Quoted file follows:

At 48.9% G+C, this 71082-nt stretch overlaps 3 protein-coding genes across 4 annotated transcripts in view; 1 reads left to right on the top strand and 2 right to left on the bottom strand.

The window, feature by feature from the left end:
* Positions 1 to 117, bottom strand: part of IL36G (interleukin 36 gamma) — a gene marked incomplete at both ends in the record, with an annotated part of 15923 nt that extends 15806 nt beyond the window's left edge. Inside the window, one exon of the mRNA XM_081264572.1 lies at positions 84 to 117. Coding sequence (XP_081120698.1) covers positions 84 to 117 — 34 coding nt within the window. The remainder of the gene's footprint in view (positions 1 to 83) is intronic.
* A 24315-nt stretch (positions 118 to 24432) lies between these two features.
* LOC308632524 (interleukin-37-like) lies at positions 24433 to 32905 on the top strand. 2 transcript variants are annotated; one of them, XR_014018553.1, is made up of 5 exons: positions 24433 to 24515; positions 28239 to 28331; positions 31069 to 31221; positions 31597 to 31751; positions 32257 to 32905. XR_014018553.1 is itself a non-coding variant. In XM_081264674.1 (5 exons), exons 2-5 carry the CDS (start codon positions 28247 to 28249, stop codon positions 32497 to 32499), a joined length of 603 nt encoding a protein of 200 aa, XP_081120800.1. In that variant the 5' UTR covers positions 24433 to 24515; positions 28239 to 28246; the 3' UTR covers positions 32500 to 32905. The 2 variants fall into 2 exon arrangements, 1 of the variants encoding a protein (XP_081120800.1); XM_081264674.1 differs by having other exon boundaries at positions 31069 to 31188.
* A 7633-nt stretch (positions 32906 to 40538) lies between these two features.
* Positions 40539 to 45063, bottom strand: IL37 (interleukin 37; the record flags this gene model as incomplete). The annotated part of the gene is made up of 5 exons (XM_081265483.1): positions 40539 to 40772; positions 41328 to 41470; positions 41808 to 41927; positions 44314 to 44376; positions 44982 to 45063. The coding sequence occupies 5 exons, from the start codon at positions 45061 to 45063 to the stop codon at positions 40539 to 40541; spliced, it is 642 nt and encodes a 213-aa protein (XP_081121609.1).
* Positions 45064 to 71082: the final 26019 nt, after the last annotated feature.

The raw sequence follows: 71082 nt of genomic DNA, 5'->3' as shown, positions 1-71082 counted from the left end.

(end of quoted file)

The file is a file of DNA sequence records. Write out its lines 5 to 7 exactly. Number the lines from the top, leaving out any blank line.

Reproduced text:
* LOC308632524 (interleukin-37-like) lies at positions 24433 to 32905 on the top strand. 2 transcript variants are annotated; one of them, XR_014018553.1, is made up of 5 exons: positions 24433 to 24515; positions 28239 to 28331; positions 31069 to 31221; positions 31597 to 31751; positions 32257 to 32905. XR_014018553.1 is itself a non-coding variant. In XM_081264674.1 (5 exons), exons 2-5 carry the CDS (start codon positions 28247 to 28249, stop codon positions 32497 to 32499), a joined length of 603 nt encoding a protein of 200 aa, XP_081120800.1. In that variant the 5' UTR covers positions 24433 to 24515; positions 28239 to 28246; the 3' UTR covers positions 32500 to 32905. The 2 variants fall into 2 exon arrangements, 1 of the variants encoding a protein (XP_081120800.1); XM_081264674.1 differs by having other exon boundaries at positions 31069 to 31188.
* A 7633-nt stretch (positions 32906 to 40538) lies between these two features.
* Positions 40539 to 45063, bottom strand: IL37 (interleukin 37; the record flags this gene model as incomplete). The annotated part of the gene is made up of 5 exons (XM_081265483.1): positions 40539 to 40772; positions 41328 to 41470; positions 41808 to 41927; positions 44314 to 44376; positions 44982 to 45063. The coding sequence occupies 5 exons, from the start codon at positions 45061 to 45063 to the stop codon at positions 40539 to 40541; spliced, it is 642 nt and encodes a 213-aa protein (XP_081121609.1).